The Folklore


Shortly after crawling from the river, the folklore

Died of pernicious diseases. Died upside down

In our wishing well, showing its bloomers.

Someone spat on the folklore. Someone dipped

The folklore, like a candle, in lye. Someone

Washed the folklore’s corpse. Someone put

The folklore under a sun lamp, but the folklore

Did not revive. When I next saw the folklore,

It was filing papers in a basement office,

Trying to tip the vending machine over, loving

The salty and the sweet. I shook out all the snacks,

Now I am the ugly wife of the folklore, we kiss

Our ugly faces together, clammy. We go out

For ice cream, we love apples, we hold hands

Under the table. We eat peanuts, wipe grease

On our skirts, get married over and over. We

Are tipsy in the hot afternoon, swaying along

With the sunflowers. Once a year the folklore

Rides away on a little pig, I weep in our manor,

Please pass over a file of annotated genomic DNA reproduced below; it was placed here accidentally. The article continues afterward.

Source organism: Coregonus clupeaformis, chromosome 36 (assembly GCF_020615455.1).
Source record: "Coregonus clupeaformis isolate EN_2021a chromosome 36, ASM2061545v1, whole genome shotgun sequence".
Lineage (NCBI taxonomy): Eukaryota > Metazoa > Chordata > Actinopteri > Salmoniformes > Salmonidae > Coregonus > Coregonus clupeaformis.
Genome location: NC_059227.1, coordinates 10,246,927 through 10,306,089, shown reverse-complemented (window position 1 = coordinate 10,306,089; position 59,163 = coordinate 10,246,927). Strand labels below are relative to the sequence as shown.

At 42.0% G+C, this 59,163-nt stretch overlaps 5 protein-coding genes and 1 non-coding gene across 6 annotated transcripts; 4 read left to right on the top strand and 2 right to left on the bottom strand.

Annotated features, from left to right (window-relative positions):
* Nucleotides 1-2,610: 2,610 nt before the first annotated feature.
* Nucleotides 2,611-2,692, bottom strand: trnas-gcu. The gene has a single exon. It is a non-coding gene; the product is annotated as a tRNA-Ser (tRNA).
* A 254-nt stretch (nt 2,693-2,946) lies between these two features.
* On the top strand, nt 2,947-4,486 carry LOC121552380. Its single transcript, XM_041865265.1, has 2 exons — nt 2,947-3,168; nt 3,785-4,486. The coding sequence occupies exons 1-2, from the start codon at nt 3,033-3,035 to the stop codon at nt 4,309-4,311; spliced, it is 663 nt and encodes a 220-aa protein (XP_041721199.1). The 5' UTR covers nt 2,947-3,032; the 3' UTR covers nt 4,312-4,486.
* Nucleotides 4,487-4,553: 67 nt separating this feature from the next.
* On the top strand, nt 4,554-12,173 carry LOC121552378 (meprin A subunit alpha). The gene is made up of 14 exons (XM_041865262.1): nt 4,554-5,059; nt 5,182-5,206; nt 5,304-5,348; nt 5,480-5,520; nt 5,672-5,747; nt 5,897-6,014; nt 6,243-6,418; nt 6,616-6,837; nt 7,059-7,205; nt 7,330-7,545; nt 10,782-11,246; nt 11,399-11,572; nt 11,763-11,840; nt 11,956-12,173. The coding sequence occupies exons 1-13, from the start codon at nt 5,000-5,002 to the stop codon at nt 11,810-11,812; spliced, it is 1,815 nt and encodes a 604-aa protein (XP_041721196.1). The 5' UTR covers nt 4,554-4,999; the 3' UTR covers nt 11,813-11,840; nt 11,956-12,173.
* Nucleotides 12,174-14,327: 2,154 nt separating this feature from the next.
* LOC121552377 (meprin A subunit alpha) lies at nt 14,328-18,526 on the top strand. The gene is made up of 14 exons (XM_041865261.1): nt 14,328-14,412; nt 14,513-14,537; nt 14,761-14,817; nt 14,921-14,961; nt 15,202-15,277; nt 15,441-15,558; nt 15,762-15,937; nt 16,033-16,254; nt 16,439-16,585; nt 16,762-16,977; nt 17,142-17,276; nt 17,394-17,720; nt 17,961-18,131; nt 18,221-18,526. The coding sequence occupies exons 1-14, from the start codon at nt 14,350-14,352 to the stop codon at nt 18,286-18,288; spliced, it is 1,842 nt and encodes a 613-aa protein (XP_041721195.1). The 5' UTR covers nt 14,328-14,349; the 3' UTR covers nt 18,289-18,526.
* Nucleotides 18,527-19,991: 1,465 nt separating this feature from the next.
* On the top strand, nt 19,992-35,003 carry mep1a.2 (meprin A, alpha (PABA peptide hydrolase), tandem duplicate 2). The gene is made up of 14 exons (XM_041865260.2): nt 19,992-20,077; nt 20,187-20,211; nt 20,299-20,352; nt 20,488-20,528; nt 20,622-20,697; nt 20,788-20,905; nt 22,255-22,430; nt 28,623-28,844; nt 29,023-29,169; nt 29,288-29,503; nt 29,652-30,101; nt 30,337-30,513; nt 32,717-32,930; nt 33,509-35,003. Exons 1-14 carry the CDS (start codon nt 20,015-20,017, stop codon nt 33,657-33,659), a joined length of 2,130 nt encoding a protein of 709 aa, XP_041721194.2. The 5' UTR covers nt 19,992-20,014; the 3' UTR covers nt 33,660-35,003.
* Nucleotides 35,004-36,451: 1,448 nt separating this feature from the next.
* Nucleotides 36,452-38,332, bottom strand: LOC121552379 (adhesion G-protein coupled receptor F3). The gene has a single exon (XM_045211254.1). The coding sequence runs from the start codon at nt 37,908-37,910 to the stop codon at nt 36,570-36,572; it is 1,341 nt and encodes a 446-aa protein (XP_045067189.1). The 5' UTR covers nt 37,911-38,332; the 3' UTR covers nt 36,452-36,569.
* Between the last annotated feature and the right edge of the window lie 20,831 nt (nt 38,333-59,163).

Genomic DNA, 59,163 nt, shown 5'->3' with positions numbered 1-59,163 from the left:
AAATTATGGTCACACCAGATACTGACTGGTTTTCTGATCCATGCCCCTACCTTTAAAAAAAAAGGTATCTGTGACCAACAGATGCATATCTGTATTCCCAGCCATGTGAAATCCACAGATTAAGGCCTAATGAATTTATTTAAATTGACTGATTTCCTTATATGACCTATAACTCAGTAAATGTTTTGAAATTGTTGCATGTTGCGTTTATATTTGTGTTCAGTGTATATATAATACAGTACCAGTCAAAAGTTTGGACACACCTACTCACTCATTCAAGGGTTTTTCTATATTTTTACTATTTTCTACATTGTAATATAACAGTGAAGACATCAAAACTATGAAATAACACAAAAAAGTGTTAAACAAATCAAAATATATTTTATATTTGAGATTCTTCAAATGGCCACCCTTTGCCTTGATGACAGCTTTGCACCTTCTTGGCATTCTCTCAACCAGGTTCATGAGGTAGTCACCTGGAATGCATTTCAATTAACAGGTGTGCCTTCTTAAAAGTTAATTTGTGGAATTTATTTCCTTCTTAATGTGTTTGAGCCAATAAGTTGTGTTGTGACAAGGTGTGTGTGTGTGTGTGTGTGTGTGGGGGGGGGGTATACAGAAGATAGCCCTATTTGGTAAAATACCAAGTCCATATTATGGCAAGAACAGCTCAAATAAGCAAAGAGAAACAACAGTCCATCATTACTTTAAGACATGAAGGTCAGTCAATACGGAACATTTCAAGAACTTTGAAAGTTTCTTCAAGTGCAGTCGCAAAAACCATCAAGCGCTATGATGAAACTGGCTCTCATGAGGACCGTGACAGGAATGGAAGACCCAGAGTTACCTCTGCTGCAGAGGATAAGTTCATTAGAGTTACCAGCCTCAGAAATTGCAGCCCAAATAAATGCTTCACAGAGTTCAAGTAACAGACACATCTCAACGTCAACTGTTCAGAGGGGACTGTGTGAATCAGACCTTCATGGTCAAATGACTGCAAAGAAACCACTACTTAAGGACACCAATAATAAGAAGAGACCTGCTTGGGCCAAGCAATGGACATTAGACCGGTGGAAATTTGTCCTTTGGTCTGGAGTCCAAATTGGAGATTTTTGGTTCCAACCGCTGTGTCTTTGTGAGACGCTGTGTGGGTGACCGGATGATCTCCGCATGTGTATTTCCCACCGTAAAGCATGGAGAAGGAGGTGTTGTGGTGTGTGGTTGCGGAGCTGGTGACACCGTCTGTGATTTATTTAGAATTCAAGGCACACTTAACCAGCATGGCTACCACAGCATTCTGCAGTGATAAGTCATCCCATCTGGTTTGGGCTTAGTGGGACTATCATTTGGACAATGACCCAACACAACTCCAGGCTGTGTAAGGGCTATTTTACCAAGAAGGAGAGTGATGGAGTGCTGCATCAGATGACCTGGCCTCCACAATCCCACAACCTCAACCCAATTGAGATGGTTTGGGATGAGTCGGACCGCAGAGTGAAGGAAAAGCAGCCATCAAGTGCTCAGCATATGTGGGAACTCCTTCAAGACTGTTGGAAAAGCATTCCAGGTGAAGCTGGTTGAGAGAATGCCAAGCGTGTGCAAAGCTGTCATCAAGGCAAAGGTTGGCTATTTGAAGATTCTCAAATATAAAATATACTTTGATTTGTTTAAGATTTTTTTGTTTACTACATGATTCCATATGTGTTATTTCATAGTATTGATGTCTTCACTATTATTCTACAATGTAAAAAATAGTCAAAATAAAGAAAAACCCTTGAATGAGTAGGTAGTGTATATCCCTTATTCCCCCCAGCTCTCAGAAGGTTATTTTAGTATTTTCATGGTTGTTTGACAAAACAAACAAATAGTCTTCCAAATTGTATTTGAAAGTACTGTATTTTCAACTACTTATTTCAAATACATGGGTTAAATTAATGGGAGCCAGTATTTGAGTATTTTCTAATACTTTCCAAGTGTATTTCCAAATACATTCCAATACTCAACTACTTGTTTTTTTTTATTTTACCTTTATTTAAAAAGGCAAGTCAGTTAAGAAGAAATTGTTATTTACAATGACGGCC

I shield my eyes with straw. Then the folklore

Comes back with beads, honeycombs, GigaPets,

We are in love again. Knocking against each other,

Lurking in each other’s dreams like sharks.

We go to the natural history museum, disappear

Into the tanned cloaks of extinct peoples. We,

Too, are extinct and rolling down a hill, scooped

By grass. How much longer can we go on living,

Dying, seeking the other in each inherited world.

When you, the folklore, first swam towards me,

You grabbed my ankles, you heaved yourself

Onto the banks, onto me. Dripping, we began.